Over decades, the mainframe has earned a reputation as an impenetrable cybersecurity fortress. But, of course, the mainframe isn’t Fort Knox, and as the mission-critical resource for many corporations and government agencies, it’s a prime target for internal threats and external players hoping to get hold of sensitive information.
To break in, these bad actors can try to exploit vulnerabilities in a system’s security configuration or its operating system layer code. Ray Overby, co-founder and president of mainframe information security firm Key Resources, Inc. (KRI), explained that code-based vulnerabilities are a particularly overlooked aspect of mainframe security.
“No matter how diligent you are on the configuration side, a single code-based vulnerability would compromise that effort,” Ray said. “If you want to do a complete job on your security analysis, you have to look at both sides.”
Configuration vs. code-based vulnerabilities
Configuration-based vulnerabilities result, simply, from improperly configured systems – for example, the presence of an insufficiently protected APF-authorized library.
But the deep-seated nature of code-based vulnerabilities can cause bigger headaches. These vulnerabilities are often harder to find, and can cause more damage at the deepest levels of the IT estate, explained Cynthia Overby, co-founder and vice president of operations at KRI.
Many products on the market scan for code vulnerabilities at the application level, but not the larger operating system.
“If exploited, application vulnerabilities will allow access only to the data that a single application owns. But you have to take it a step higher,” Cynthia explained. “You also have to scan for operating system vulnerabilities, where somebody has written code that doesn't follow the IBM statement of integrity, or they used poor coding techniques.”
OS-level vulnerabilities create much bigger risks. If a hacker were to exploit one, he or she would have access to all of the data, applications, and users on the entire mainframe. That could mean hundreds of applications and thousands of users, all from one single code flaw, said Cynthia.
Worse still, OS-level access would allow a hacker to completely cover his or her tracks by disabling common system logging or security controls, Ray explained.
“Once they’ve pierced the veil of integrity, they could do whatever they want,” he said. “If they just wanted to crash the entire system to make their business competitor look bad, they could do that too.”
Where do code-based vulnerabilities come from?
Code-based vulnerabilities are more common than you might think. They can crop up any time a change is made to a mainframe operating system, such as an OS upgrade, standard maintenance, or the introduction of a new product Vendors try to test for code gaps in every product release, but it’s nearly impossible to simulate all client environments and situations.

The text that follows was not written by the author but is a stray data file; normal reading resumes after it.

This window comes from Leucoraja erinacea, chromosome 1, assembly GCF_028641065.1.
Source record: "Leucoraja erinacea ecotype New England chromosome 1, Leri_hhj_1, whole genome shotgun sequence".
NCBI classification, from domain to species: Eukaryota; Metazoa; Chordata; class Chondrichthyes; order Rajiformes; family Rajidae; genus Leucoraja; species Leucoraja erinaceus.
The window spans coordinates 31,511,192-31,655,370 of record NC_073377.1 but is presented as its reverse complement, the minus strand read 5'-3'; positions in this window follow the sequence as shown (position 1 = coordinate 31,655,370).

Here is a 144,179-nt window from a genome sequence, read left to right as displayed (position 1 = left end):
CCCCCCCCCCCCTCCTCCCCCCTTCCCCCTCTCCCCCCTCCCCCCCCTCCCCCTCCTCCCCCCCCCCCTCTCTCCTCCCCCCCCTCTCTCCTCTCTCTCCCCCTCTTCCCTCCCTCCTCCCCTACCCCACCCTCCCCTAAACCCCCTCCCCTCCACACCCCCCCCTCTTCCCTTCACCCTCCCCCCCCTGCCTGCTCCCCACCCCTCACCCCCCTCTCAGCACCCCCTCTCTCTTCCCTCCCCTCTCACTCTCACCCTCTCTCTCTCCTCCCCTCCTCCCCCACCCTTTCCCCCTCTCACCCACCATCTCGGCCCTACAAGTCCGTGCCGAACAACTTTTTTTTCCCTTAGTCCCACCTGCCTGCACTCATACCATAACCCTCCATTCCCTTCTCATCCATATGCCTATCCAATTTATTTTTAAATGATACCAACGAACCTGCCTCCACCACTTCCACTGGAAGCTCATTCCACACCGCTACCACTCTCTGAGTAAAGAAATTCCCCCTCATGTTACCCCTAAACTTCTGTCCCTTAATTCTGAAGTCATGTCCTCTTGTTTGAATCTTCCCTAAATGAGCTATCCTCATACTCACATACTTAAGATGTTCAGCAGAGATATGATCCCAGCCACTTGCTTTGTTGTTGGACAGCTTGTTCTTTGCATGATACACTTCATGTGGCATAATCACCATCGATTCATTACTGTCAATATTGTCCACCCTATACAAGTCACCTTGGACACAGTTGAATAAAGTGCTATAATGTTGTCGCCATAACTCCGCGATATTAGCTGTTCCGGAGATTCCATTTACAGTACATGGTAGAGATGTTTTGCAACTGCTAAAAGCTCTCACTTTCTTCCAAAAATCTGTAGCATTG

Vulnerabilities also occur due to poor coding techniques that don’t follow the IBM System Integrity statement. According to IBM, that statement represents its commitment to design and development best practices “intended to prevent unauthorized application programs, subsystems, and users from bypassing z/OS security.” Coding techniques that violate the statement of integrity could open up a hole in an authorized program, and a pathway for users to gain access and control to key z/OS system processes.
“My message to developers is, when you're writing OS-level code, not only does it have to work as designed, but it can have no unintended consequences,” Ray said. “OS-level programs touch so much more than applications do, so you need to worry about the broader implications of bad code.”
Solving code-based vulnerabilities
Awareness is the first step to plugging code gaps. Mainframe professionals need to recognize that application scanning alone won’t identify every system flaw. And with just one open door, hackers can lean on tried-and-true techniques to work their way up the chain, acquiring user IDs, passwords and finally, full mainframe access.
Most importantly, companies simply need to open their eyes to these common risks.
“Hackers are definitely trying to get into mainframes because they know that's where the big data is, the actual financials,” Ray said. “The problems are there. If you want to ignore them, you're putting your company at risk.”
Security in the Enterprise is among the many topics that will be on-tap for SHARE Providence 2017, August 6-11. Find out more and register for the event at http://event.share.org/home.